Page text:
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Root surface alterations following manual and mechanical scaling: A comparative study

TitleRoot surface alterations following manual and mechanical scaling: A comparative study
Publication TypeArticolo su Rivista peer-reviewed
Year of Publication2018
AuthorsMaritato, M., Orazi L., Laurito D., Formisano G., Serra Emanuele, Lollobrigida M., Molinari A., and de Biase A.
JournalInternational Journal of Dental Hygiene
Keywordscomparative study, Dental Calculus, dental curettage, dental scaling, devices, electron, high-energy shock wave, High-Energy Shock Waves, human, Humans, Microscopy, Pathology, procedures, root planing, Scanning, Scanning electron microscopy, Subgingival Curettage, Surface properties, surface property, tooth calculus, tooth root, Ultrastructure

Objectives: The aim of this study was to investigate the morphological and surface roughness changes in dental root samples following periodontal scaling by hand curette, piezoelectric ultrasonic devices or a combination of these. Methods: Twenty-four monoradicular teeth extracted as a result of periodontal disease were divided into 4 groups: Group A was treated by piezoelectric ultrasonic scaler Piezon ® Master 400; Group P by piezoelectric ultrasonic scaler PiezoSmart ® ; Group C using Gracey curette 7/8; Group AC by a combined technique of piezoelectric ultrasonic scaler Piezon ® Master 400 and Gracey curette 7/8. The treated samples were then analysed using a white light interferometer and scanning electron microscopy (SEM). Results: Roughness analysis revealed major surface alterations in Group C (S a  = 24.98 μm); the samples treated using the combined technique (Group AC) showed reduced but still significant alteration (S a  = 14.48 μm), while samples treated with the piezoelectric ultrasonic devices (Group A and Group P) presented the lowest roughness values (S a  = 8.99 and S a  = 4.45 μm, respectively). A significant difference was found between groups C and P (P = 0.036). SEM analysis confirmed the roughness analysis revealing non-homogeneous surfaces in Group C, while a less morphological alteration was noted in the other groups. Conclusion: All periodontal devices used in this in vitro study produced a certain degree of surface alteration. Hand curettes appear to have a major impact on surface integrity compared with piezoelectric ultrasonic devices. © 2018 John Wiley & Sons A/S. Published by John Wiley & Sons Ltd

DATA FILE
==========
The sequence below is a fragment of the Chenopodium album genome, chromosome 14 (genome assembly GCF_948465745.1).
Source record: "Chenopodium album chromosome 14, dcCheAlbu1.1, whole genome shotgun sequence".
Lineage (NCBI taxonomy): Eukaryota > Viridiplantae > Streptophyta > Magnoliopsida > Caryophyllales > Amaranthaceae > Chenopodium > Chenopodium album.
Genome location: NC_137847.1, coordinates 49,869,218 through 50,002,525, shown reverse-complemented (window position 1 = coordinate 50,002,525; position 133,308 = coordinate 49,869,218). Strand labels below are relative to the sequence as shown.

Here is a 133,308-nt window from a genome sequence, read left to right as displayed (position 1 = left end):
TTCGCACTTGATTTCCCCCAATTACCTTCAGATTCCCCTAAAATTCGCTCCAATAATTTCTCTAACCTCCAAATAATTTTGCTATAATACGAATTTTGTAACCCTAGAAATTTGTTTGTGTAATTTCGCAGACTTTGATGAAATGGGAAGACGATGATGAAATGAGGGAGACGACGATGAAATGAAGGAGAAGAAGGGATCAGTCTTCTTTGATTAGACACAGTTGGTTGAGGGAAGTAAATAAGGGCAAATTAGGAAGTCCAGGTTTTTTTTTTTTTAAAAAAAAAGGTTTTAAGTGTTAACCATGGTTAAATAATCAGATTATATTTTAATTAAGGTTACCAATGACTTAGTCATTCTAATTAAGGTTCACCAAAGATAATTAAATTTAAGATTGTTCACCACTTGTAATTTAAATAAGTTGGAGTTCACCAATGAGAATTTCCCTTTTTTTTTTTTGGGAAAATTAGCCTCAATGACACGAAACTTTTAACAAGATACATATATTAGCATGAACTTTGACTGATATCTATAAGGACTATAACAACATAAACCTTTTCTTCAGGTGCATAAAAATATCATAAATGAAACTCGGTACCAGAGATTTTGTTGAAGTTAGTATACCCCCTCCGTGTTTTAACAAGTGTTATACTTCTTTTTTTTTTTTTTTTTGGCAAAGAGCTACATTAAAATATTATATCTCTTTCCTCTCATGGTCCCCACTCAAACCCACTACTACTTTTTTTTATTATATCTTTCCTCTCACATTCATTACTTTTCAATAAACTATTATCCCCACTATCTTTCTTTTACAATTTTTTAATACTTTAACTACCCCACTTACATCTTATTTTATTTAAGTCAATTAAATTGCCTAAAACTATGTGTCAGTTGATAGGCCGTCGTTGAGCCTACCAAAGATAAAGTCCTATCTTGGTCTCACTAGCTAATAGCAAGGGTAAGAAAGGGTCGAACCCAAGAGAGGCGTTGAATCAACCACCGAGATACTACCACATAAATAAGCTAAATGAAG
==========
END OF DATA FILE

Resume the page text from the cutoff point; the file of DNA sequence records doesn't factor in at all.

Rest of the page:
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Citation KeyMaritato2018553